Viner v. Smith & Nephew Inc.
ORDER TO SHOW CAUSE. ORDERED that, on or before 5:00 p.m. on February 17, 2017, plaintiff shall show cause why this case should not be dismissed due to the Court's lack of subject matter jurisdiction. Signed by Judge Philip A. Brimmer on 02/07/17. (jhawk, )
IN THE UNITED STATES DISTRICT COURT
FOR THE DISTRICT OF COLORADO
Judge Philip A. Brimmer
Civil Action No. 17-cv-00334-PAB
CAROL A. VINER,
SMITH & NEPHEW, INC., a Tennessee Corporation,
ORDER TO SHOW CAUSE
The Court takes up this matter sua sponte on plaintiff’s complaint [Docket No. 1].
Plaintiff states that the Court has subject matter jurisdiction over this lawsuit pursuant to
28 U.S.C. § 1332. Docket No. 1 at 1-2, ¶ 3.
In every case and at every stage of the proceeding, a federal court must satisfy
itself as to its own jurisdiction, even if doing so requires sua sponte action. Citizens
Concerned for Separation of Church & State v. City & County of Denver , 628 F.2d
1289, 1297 (10th Cir. 1980). Absent an assurance that jurisdiction ex ists, a court may
not proceed in a case. See Cunningham v. BHP Petroleum Great Britain PLC, 427
F.3d 1238, 1245 (10th Cir. 2005). Courts are well-advised to raise the issue of
jurisdiction on their own, regardless of parties’ apparent acquiescence. First, it is the
Court’s duty to do so. See Laughlin v. Kmart Corp., 50 F.3d 871, 873 (10th Cir. 1995),
abrogated on other grounds by Dart Cherokee Basin Operating Co., LLC v. Ow ens, 135
S. Ct. 547 (2014) (“[I]f the parties fail to raise the question of the existence of
jurisdiction, the federal court has the duty to raise and resolve the matter.”). Second,
“[s]ubject matter jurisdiction cannot be conferred or waived by consent, estoppel, or
failure to challenge jurisdiction early in the proceedings.” Id. Finally, delay in
addressing the issue only compounds the problem if it turns out that, despite much time
and expense having been dedicated to a case, a lack of jurisdiction causes it to be
dismissed or remanded regardless of the stage it has reached. See U.S. Fire Ins. Co.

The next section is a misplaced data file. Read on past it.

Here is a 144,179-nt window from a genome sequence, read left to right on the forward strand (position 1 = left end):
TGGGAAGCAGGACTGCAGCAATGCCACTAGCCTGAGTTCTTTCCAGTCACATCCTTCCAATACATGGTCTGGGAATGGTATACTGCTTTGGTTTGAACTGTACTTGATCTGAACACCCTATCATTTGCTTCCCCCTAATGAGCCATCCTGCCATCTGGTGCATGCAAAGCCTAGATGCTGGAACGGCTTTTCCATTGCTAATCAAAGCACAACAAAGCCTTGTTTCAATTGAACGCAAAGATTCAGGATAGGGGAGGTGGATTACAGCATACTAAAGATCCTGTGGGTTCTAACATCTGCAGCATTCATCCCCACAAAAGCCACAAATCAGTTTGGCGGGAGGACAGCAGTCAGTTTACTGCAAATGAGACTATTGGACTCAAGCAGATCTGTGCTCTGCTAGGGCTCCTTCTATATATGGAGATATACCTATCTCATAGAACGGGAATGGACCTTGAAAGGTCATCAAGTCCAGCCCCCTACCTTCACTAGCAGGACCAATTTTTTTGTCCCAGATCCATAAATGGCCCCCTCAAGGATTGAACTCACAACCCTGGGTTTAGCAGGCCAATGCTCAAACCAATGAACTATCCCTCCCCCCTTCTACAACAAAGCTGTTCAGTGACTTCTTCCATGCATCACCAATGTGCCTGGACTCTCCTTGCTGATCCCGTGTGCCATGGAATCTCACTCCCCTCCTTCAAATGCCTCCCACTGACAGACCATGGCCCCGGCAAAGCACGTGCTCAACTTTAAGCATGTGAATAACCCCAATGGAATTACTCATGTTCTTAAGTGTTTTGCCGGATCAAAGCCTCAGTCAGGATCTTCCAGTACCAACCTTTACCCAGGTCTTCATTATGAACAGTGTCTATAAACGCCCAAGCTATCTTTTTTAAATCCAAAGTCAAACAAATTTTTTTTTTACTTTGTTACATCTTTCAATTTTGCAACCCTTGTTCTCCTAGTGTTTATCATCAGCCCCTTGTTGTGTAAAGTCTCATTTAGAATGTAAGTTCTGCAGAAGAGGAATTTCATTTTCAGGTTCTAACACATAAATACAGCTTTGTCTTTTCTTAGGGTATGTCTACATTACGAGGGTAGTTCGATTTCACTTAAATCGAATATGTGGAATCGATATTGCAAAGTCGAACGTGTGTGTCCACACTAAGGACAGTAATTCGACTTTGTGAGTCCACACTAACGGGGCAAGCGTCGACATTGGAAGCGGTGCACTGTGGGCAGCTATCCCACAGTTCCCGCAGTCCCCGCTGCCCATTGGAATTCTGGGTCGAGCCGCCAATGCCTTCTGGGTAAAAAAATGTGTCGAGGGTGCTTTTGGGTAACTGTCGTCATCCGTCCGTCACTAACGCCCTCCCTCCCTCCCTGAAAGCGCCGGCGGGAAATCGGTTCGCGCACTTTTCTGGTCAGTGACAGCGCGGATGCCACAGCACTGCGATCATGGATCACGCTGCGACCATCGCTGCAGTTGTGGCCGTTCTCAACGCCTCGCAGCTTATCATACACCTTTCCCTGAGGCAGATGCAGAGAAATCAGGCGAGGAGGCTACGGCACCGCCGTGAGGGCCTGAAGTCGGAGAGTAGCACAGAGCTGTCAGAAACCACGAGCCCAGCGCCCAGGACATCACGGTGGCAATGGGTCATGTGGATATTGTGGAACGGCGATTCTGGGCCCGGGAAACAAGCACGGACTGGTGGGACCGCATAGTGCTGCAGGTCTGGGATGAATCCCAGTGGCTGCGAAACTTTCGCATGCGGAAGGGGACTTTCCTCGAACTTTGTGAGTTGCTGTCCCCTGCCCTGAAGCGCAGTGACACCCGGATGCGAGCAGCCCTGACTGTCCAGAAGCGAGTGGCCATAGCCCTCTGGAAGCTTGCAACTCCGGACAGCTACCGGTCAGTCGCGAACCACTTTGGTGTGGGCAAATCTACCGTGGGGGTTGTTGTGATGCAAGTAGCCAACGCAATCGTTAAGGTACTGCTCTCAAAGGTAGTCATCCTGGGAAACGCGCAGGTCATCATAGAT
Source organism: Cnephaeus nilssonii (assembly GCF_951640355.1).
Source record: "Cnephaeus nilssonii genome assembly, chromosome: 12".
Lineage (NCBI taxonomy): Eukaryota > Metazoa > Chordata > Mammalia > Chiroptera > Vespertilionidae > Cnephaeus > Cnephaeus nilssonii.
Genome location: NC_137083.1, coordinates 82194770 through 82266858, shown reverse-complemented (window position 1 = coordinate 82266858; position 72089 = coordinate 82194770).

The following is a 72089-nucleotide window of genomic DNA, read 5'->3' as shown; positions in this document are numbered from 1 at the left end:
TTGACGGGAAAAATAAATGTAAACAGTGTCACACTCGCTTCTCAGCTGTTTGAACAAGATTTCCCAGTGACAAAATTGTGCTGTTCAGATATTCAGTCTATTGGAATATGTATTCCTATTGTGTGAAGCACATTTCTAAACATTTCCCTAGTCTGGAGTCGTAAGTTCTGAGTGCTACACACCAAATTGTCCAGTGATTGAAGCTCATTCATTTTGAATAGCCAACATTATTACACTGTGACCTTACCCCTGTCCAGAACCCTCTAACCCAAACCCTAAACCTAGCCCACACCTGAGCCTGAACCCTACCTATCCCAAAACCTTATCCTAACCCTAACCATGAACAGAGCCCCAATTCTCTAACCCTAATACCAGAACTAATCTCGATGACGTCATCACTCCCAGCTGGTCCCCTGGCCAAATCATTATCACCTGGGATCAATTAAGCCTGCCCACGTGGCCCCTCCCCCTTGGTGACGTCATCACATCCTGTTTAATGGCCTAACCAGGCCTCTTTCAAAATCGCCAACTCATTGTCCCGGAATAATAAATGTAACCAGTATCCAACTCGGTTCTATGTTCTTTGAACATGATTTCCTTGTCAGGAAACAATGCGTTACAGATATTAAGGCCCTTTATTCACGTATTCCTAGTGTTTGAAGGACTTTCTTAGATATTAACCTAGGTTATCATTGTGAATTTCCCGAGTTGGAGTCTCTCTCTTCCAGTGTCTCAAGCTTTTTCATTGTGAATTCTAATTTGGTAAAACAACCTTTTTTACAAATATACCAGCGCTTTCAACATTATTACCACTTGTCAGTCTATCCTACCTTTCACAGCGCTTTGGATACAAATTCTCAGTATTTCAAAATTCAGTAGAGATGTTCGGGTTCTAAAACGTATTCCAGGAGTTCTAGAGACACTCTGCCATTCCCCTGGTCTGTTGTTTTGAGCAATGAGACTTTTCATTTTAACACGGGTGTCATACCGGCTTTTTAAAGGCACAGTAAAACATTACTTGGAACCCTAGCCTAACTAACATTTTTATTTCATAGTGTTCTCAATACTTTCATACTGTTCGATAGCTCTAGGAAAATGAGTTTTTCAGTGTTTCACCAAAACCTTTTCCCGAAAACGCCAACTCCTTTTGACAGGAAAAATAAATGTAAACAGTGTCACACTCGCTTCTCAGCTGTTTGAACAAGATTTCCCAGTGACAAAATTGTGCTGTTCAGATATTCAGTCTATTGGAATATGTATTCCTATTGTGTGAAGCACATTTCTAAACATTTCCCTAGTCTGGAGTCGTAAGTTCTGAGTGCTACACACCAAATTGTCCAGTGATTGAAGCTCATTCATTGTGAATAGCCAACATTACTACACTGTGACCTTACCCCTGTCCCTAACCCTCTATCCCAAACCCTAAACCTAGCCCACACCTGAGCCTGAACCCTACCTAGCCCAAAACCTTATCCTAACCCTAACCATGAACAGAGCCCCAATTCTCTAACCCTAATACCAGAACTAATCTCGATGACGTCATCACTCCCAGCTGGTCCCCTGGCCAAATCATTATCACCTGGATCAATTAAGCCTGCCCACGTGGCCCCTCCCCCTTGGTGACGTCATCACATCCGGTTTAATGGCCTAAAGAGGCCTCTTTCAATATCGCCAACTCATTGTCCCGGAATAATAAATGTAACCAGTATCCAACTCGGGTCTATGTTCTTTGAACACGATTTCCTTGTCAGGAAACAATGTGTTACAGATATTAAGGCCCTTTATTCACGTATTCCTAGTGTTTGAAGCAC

v. Pinkard Constr. Co., No. 09-cv-00491-PAB-MJW, 2009 WL 2338116, at *3 (D. Colo.
July 28, 2009).
It is well established that “[t]he party invoking federal jurisdiction bears the
burden of establishing such jurisdiction as a threshold matter.” Radil v. Sanborn W.
Camps, Inc., 384 F.3d 1220, 1224 (10th Cir. 2004). Plaintif f invokes 28 U.S.C. § 1332
as the basis for this Court’s diversity jurisdiction. Docket No. 1 at 1-2, ¶ 3. Section
1332(a)(1) states: “The district courts shall have original jurisdiction of all civil actions
where the matter in controversy exceeds the sum or value of $75,000, exclusive of
interest and costs, and is between  citizens of different States.” The facts as presently
averred, however, do not provide sufficient information regarding the citizenship of
Smith & Nephew, Inc. (“Smith & Nephew”).
The complaint identifies Smith & Nephew as “a resident and/or corporation with
its principal place of residence and/or business in a state other than the State of
Colorado.” Docket No. 1 at 1, ¶ 2. This information is insufficient because it does not
provide the Court with the ability to assess the jurisdictional basis independently. See
Pinkard Constr., 2009 WL 2338116, at *3; Affordable Communities of Mo. v. EF & A
Capital Corp., 2008 WL 4966731, *2-3 (E.D. Mo. Nov.19, 2008) (statement that none of
the unidentified members of an LLC was a citizen of a particular state was insufficient to
establish diversity of citizenship). For diversity purposes, “a corporation shall be
deemed to be a citizen of every State and foreign state by which it has been
incorporated and of the State or foreign state where it has its principal place of
business.” 28 U.S.C. § 1332(c)(1); see Carden v. Arkoma Assocs., 494 U.S. 185, 196
(1990). A corporation’s “principal place of business” is “the place where a corporation’s
officers direct, control, and coordinate the corporation’s activities.” Hertz Corp. v.
Friend, 559 U.S. 77, 92-93 (2010).
Moreover, while the caption of the complaint states that Smith & Nephew is a
Tennessee corporation, Docket No. 1 at 1, and the com plaint claims that Smith &
Nephew has its headquarters in England, id. at 2, ¶ 5, this is inconsistent with how
Smith & Nephew has characterized its own citizenship in another case in this district.
See Deborah Smith v. Smith & Nephew, Inc., 16-cv-00147-RBJ, Docket No. 1.
For the foregoing reasons, it is ORDERED that, on or before 5:00 p.m. on
February 17, 2017, plaintiff shall show cause why this case should not be dismissed
due to the Court’s lack of subject matter jurisdiction.
DATED February 7, 2017.
BY THE COURT:
s/Philip A. Brimmer
PHILIP A. BRIMMER
United States District Judge
Disclaimer: Justia Dockets & Filings provides public litigation records from the federal appellate and district courts. These filings and docket sheets should not be considered findings of fact or liability, nor do they necessarily reflect the view of Justia.
Why Is My Information Online?